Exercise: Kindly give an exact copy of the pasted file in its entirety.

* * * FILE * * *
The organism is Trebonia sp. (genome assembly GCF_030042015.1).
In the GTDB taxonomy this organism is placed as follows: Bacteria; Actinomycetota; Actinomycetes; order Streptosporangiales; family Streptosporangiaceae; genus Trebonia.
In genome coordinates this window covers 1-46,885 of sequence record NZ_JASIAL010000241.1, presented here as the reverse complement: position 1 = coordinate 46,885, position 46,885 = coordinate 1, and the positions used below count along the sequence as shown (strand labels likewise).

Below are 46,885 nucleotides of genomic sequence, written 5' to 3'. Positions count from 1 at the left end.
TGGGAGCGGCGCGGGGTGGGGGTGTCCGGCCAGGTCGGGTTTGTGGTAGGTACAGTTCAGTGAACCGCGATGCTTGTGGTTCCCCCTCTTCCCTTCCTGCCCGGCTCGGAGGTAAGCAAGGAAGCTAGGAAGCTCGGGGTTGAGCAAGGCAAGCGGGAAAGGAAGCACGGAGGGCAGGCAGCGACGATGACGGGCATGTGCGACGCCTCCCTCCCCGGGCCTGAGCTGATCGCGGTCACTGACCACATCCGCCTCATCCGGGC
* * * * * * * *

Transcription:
The organism is Trebonia sp. (genome assembly GCF_030042015.1).
In the GTDB taxonomy this organism is placed as follows: Bacteria; Actinomycetota; Actinomycetes; order Streptosporangiales; family Streptosporangiaceae; genus Trebonia.
In genome coordinates this window covers 1-46,885 of sequence record NZ_JASIAL010000241.1, presented here as the reverse complement: position 1 = coordinate 46,885, position 46,885 = coordinate 1, and the positions used below count along the sequence as shown (strand labels likewise).

Below are 46,885 nucleotides of genomic sequence, written 5' to 3'. Positions count from 1 at the left end.
TGGGAGCGGCGCGGGGTGGGGGTGTCCGGCCAGGTCGGGTTTGTGGTAGGTACAGTTCAGTGAACCGCGATGCTTGTGGTTCCCCCTCTTCCCTTCCTGCCCGGCTCGGAGGTAAGCAAGGAAGCTAGGAAGCTCGGGGTTGAGCAAGGCAAGCGGGAAAGGAAGCACGGAGGGCAGGCAGCGACGATGACGGGCATGTGCGACGCCTCCCTCCCCGGGCCTGAGCTGATCGCGGTCACTGACCACATCCGCCTCATCCGGGC